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LeRoc as an evolving dance form
The dance has undergone some transformation over the years and a number of organisations, particularly Ceroc Enterprises, have done much to turn it into a phenomenon.
In the UK moves have been given English sounding names and the 'Gear Stick' action * (so popular with the French) is less in evidence. The anglicised style features a 'Spring' in preference to a 'Gear Stick' and this makes the dance slightly more open than the French original.
Plenty of new figures have been created or re-invented and other flavours and influences have crept in. For example, in London the Lindy Hop revival has added an extra dimension and the dance is now more open than it used to be (where space allows). In Australia, on the other hand, the Dirty Dancing and Lambada influence is stronger than that of Lindy Hop. This Antipodean style features a wealth of dips, drops and variants on the classic 'Seducer'. The dance may vary also with the personal style of individual teachers and, of course, with the music being played.
The moves demonstrated on the How To Jive video will be familiar to LeRoc teachers as they are core moves (some of these are shared with Salsa too). On the video the 'Flingy-Flung' is renamed the 'Wrapper'. Though we all like to think our pupils are our own, in reality most of them try different venues and even different dance styles. So most pupils are used to encountering differences.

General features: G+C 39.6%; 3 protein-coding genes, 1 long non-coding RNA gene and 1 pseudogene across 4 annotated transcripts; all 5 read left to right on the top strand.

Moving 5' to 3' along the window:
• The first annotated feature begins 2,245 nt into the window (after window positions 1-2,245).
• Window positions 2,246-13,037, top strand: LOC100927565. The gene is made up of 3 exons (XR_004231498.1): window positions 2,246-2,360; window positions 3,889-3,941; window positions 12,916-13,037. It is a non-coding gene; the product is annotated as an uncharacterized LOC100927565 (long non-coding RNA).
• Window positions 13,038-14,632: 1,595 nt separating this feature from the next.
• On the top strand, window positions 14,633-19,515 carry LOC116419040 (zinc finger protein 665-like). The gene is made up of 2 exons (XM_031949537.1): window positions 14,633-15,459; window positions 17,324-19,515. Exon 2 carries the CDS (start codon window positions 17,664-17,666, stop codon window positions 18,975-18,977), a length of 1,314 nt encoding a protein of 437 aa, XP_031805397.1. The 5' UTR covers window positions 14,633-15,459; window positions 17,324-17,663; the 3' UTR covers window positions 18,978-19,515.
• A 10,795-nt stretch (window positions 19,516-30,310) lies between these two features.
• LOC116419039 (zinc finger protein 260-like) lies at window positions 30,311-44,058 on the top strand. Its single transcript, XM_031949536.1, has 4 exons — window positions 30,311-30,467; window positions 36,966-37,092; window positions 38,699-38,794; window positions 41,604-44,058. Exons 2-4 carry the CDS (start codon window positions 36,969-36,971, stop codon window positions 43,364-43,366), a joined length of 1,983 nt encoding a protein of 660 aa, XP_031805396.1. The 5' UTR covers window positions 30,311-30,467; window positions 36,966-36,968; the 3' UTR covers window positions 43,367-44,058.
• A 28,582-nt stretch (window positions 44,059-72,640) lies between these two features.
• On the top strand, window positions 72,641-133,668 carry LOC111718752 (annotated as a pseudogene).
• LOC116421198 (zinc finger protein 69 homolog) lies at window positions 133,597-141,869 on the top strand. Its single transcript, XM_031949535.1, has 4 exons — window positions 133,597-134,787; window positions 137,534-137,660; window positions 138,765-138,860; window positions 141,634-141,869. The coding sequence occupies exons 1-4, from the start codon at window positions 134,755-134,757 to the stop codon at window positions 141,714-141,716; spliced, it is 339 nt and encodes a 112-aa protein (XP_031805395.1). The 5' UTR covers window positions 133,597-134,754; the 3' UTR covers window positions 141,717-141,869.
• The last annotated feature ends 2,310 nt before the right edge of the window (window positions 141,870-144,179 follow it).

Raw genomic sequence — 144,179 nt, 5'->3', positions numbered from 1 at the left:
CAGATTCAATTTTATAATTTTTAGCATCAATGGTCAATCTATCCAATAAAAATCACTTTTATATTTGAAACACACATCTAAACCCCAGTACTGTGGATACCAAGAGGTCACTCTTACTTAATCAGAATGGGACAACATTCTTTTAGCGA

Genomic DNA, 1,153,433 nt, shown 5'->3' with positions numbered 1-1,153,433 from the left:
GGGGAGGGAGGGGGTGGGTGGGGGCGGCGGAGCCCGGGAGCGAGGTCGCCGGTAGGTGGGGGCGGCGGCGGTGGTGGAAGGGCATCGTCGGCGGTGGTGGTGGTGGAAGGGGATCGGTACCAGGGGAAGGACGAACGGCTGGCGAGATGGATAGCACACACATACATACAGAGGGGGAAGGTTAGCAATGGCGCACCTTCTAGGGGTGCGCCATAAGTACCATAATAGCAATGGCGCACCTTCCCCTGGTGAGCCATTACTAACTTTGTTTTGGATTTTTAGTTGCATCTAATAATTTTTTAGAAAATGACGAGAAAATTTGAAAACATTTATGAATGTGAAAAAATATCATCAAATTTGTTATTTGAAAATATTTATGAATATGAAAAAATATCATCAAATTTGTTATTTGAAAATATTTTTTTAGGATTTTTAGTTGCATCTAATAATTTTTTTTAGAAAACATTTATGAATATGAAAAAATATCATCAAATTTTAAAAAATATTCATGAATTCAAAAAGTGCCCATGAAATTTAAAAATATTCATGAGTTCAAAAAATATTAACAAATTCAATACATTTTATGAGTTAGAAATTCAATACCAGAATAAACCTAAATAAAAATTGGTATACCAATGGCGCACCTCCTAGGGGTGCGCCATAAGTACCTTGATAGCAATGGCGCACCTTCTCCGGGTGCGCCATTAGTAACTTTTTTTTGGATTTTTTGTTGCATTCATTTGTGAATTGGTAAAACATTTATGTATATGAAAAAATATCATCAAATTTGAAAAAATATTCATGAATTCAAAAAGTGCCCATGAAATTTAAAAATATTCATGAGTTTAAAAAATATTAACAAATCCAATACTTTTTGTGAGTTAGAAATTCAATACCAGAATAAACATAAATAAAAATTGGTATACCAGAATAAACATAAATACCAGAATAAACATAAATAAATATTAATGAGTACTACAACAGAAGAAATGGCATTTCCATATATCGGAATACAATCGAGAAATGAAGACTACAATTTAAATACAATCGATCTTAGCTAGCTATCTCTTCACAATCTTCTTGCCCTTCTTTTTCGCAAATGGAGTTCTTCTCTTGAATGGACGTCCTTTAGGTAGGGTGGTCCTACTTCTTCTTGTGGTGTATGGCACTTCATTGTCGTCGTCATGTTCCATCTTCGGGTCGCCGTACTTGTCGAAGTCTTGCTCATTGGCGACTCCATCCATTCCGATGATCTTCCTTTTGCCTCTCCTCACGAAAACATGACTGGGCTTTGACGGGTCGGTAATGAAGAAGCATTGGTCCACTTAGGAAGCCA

As for the future of the dance? This depends largely upon music tastes and will be determined by whether the dance adapts well to future sounds. Its great musical flexibility makes it well placed to endure into the 21st century.
* The characteristic French 'gear-stick' action is so named because we can imagine the man's holding arm is like the gear stick of a car: we imagine the elbow of the holding arm is the pivotal point (ie. the base of the gearstick). While the elbow remains fairly static and close to the man's chest, the arm is dropped 'forward then up' and 'sideways then up' to mark the beat and manoeuvre the lady.
With the 'Spring' on the other hand, the man's arm is extended further away from his body, though still flexed. The man steps away from the lady and causes her to step away from him by using a gentle push out (often with a semi-circular motion of the hand). This 'Spring' action creates a more open effect for the dance.